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Frequently Asked Questions

Try to learn as much as possible about the condition and begin the process of elimination. Not all treatments work for all children. Some treatments may help a large percentage of children and in some cases several different treatments may be required.

One place to learn more is at www.webed.com. This is a website that features a variety of courses on autism. For all the educators that take the course the Webed people donate money to the Doug Flutie Foundation for autism. Parents of autistic children can register and take the courses for free.

What is ABA?

ABA is Applied Behavioral Analysis. It is a methodology that uses aspects of positive reinforcement, intensive one on one therapy and using Discrete Trial Instruction (DTI). Our sister organization MFEAT (Manitoba Feat) has an extensive definition ABA and certain standards that should be met.

What is DTI?

DTI is Discrete Trial Instruction. This is a specific type of teaching that maximizes learning. It can be used to develop most skills, including cognitive, communication, play, social and self-help skills. It is useful in all ages and populations. Basically DTI involves breaking a particular skill into small parts, teaching each sub-skill one at a time until mastered. Allowing repeated practice in a concentrated time period using prompts and fades as needed. Positive reinforcement of a job well done is provided to give the child an extra stimulus to do the task. A very small unit of information is presented and the student's response is immediately sought. The student must be active and engaged during learning.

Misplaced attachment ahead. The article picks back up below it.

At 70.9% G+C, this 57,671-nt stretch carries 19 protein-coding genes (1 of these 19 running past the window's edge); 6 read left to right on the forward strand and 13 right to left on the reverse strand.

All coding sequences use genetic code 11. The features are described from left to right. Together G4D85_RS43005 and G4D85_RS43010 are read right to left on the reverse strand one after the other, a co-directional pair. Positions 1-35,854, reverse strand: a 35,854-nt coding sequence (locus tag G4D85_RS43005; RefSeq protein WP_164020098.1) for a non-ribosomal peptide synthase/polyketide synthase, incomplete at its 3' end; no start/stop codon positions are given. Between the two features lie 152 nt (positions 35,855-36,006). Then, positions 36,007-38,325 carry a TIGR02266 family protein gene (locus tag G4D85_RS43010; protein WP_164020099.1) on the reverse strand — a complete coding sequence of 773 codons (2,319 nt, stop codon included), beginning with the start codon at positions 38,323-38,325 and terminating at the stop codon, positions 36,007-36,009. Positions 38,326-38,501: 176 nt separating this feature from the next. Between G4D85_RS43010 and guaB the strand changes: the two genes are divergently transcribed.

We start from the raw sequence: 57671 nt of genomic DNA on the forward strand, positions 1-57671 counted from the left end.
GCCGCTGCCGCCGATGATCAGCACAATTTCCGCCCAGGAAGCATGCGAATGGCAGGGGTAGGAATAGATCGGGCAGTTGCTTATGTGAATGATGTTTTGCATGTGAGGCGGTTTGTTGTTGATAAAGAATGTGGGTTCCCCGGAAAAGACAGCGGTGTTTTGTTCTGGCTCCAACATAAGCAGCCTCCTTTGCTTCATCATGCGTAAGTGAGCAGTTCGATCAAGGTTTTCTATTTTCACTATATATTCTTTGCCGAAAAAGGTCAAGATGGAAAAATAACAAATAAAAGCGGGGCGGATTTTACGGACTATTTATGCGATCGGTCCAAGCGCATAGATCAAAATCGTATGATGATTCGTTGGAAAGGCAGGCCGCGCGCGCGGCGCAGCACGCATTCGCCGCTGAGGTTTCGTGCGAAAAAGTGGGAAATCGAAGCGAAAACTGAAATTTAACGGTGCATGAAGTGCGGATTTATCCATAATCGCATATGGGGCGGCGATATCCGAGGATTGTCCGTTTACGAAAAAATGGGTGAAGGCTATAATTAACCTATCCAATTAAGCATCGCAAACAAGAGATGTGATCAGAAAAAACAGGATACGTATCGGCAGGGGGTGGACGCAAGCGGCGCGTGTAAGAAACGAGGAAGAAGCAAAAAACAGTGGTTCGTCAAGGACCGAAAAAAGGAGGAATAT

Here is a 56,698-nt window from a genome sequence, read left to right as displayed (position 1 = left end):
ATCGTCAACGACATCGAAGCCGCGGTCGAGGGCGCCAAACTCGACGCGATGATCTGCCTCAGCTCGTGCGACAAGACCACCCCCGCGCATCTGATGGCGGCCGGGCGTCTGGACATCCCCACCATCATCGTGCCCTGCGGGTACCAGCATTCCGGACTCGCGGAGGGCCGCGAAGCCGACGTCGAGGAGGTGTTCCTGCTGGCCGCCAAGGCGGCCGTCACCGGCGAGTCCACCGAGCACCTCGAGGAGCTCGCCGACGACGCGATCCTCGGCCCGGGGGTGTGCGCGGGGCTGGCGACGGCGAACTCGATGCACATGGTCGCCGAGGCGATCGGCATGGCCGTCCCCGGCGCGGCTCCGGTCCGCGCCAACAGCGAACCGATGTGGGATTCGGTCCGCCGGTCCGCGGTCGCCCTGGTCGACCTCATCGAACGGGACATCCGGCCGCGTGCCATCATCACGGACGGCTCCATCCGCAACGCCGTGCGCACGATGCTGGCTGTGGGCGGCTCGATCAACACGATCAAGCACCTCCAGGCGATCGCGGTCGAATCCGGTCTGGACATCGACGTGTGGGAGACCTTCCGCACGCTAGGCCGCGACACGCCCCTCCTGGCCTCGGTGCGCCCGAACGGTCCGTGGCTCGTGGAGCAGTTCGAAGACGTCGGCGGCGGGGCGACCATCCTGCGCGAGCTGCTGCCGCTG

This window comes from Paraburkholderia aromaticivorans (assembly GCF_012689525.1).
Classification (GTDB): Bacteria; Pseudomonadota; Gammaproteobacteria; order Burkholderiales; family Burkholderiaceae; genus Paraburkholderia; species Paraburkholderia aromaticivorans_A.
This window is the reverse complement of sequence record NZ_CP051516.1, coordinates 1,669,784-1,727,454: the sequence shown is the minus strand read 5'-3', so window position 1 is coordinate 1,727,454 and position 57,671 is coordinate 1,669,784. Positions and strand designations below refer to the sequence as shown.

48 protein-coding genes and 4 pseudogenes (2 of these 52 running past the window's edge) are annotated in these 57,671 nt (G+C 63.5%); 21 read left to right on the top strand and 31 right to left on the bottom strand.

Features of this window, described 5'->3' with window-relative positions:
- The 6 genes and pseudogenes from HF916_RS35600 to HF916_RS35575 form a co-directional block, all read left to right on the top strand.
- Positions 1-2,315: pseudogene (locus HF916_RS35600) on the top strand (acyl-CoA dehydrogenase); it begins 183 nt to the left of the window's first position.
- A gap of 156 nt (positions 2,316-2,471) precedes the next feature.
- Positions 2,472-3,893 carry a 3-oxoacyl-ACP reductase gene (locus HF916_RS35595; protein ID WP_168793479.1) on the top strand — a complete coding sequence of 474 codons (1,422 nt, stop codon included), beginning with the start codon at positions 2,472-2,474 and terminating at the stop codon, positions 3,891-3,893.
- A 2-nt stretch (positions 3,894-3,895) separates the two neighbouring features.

What is PECS?

PECS is Picture Exchange Communication System. It was developed in Delaware as a means of communications with autistic individuals or others with communication problems. It begins with teaching a student to exchange a picture of a desired item with a teacher or aide who immediately honor the request. It may involve two workers initially, one in front of the child and one behind. The one behind (the shadow) helps the child pass the picture to the other aide. Usually it starts with a food item, such as a cookie. The shadow, using the child's arm passes the picture of the cookie to the aide and says "Cookie". The aide immediately passes the cookie to the child. Snack time is an excellent time to initiate PECS. Over time the shadow is faded out and the picture changes to different items. Check the web site www.pecs.com for more information. Most schools already use PECS and social stories. The Center for Autism and Related Disorders (CARD) under special topics, under visual supports shows how to set up schedules, choice boards and calendars. Click here. Another site lists PECS cards and shows how to set up schedules and social stories as well.

What are social stories?

Social stories are a series of PECS cards designed to explain a particular task. For example a bathroom procedure of brushing teeth. Turn on tap. Wet toothbrush. Apply toothpaste. Brush all teeth. Rinse mouth. Turn off tap. Put brush away. Wipe face.

What about food allergies or intolerance's?

One of the best sources of information is located on a web site nicknamed ANDI or www.autismndi.com. Two parent researchers Karyn Seroussi and Lisa Lewis originally set it up. They have large amounts of information on gluten and casein free diets. Everything from special recipe's to family support information.

Money?

Everything costs. MFEAT has an article about the taxman and how to deduct. Some companies pay for speech-language, some for occupational therapy. Microsoft in the states pays for ABA therapists. Check with your insurance carrier and your accountant.

More FAQ's

Check here, this is a site set up by John Wobus and has a deluxe set of FAQ's.

Box 483
Shaunavon, SK.
S0N 2M0
saskfeat@sasktel.net